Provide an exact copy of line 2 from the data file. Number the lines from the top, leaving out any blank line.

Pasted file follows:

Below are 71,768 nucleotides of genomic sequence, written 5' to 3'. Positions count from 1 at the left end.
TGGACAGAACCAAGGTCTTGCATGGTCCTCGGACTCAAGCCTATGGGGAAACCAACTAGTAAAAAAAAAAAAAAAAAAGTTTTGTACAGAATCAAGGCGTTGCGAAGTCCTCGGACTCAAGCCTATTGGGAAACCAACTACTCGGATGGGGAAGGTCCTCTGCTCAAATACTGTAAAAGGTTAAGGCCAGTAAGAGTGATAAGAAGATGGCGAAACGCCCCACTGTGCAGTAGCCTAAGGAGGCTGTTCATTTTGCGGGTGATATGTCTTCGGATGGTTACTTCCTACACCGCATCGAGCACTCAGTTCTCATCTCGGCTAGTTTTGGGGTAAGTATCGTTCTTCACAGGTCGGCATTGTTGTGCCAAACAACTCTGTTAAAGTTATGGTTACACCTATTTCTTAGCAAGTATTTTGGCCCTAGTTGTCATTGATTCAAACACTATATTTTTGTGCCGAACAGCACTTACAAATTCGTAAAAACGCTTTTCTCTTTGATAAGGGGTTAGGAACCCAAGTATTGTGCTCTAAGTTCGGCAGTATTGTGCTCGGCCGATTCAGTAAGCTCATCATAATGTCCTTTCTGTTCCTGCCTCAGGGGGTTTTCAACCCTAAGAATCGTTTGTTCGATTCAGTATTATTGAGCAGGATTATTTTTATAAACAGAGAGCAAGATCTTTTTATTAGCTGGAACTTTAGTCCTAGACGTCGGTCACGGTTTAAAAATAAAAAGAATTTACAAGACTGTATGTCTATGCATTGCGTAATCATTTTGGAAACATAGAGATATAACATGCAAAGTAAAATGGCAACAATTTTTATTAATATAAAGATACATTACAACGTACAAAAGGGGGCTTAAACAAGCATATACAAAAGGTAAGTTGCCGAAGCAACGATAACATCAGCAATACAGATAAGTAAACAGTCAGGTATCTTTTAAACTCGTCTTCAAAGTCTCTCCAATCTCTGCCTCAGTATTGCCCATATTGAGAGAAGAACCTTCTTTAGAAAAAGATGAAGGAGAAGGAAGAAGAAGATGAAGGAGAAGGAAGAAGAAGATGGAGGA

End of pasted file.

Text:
TGGACAGAACCAAGGTCTTGCATGGTCCTCGGACTCAAGCCTATGGGGAAACCAACTAGTAAAAAAAAAAAAAAAAAAGTTTTGTACAGAATCAAGGCGTTGCGAAGTCCTCGGACTCAAGCCTATTGGGAAACCAACTACTCGGATGGGGAAGGTCCTCTGCTCAAATACTGTAAAAGGTTAAGGCCAGTAAGAGTGATAAGAAGATGGCGAAACGCCCCACTGTGCAGTAGCCTAAGGAGGCTGTTCATTTTGCGGGTGATATGTCTTCGGATGGTTACTTCCTACACCGCATCGAGCACTCAGTTCTCATCTCGGCTAGTTTTGGGGTAAGTATCGTTCTTCACAGGTCGGCATTGTTGTGCCAAACAACTCTGTTAAAGTTATGGTTACACCTATTTCTTAGCAAGTATTTTGGCCCTAGTTGTCATTGATTCAAACACTATATTTTTGTGCCGAACAGCACTTACAAATTCGTAAAAACGCTTTTCTCTTTGATAAGGGGTTAGGAACCCAAGTATTGTGCTCTAAGTTCGGCAGTATTGTGCTCGGCCGATTCAGTAAGCTCATCATAATGTCCTTTCTGTTCCTGCCTCAGGGGGTTTTCAACCCTAAGAATCGTTTGTTCGATTCAGTATTATTGAGCAGGATTATTTTTATAAACAGAGAGCAAGATCTTTTTATTAGCTGGAACTTTAGTCCTAGACGTCGGTCACGGTTTAAAAATAAAAAGAATTTACAAGACTGTATGTCTATGCATTGCGTAATCATTTTGGAAACATAGAGATATAACATGCAAAGTAAAATGGCAACAATTTTTATTAATATAAAGATACATTACAACGTACAAAAGGGGGCTTAAACAAGCATATACAAAAGGTAAGTTGCCGAAGCAACGATAACATCAGCAATACAGATAAGTAAACAGTCAGGTATCTTTTAAACTCGTCTTCAAAGTCTCTCCAATCTCTGCCTCAGTATTGCCCATATTGAGAGAAGAACCTTCTTTAGAAAAAGATGAAGGAGAAGGAAGAAGAAGATGAAGGAGAAGGAAGAAGAAGATGGAGGA